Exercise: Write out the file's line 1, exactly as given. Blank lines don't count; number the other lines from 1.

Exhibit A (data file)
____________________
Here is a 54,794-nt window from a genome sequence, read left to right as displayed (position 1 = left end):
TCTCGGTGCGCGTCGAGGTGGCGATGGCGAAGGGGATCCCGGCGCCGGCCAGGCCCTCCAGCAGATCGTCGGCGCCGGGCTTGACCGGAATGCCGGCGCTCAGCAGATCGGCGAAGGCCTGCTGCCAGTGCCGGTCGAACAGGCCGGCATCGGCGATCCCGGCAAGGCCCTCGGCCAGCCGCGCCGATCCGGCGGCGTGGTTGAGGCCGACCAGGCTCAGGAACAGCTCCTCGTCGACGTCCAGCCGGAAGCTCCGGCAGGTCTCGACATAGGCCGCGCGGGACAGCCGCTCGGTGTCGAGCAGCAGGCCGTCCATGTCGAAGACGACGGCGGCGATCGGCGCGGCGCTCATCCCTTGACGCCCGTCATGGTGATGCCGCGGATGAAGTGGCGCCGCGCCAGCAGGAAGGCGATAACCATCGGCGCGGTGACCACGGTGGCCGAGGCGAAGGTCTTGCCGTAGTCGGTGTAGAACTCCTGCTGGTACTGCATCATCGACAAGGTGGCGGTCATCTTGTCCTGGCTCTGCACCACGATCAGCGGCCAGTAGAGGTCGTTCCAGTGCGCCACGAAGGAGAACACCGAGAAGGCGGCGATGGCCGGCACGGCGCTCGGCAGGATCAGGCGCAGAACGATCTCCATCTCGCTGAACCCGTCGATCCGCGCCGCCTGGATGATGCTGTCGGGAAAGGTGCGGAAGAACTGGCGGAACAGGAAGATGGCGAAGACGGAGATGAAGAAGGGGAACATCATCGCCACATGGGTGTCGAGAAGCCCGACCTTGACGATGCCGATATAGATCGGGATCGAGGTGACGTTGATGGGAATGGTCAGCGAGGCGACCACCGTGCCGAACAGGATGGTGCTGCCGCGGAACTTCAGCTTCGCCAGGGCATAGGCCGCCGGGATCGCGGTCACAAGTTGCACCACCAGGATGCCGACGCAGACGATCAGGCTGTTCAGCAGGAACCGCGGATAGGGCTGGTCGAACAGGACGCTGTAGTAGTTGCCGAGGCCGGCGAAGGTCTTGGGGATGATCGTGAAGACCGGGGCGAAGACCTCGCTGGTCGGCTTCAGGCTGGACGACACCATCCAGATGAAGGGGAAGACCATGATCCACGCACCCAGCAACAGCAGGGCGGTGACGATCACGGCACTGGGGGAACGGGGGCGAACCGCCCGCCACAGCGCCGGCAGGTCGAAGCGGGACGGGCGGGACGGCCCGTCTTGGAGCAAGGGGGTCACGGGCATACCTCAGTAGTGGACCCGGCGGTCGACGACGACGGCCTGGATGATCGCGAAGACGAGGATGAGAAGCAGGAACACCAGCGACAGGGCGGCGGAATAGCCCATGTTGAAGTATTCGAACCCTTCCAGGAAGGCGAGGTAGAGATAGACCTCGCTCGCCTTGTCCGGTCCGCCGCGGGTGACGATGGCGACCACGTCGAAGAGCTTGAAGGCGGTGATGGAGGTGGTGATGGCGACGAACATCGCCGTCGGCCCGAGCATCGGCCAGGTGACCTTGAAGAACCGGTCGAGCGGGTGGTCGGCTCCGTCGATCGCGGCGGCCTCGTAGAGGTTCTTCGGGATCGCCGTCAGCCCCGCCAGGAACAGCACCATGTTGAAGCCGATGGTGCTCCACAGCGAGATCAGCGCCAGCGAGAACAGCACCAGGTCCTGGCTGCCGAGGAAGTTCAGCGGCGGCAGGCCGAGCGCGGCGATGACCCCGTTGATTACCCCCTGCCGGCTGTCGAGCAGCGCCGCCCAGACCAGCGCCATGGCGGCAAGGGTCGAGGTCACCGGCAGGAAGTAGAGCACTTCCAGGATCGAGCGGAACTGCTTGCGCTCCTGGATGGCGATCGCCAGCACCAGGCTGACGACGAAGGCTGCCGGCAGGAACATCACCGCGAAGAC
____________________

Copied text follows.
Here is a 54,794-nt window from a genome sequence, read left to right as displayed (position 1 = left end):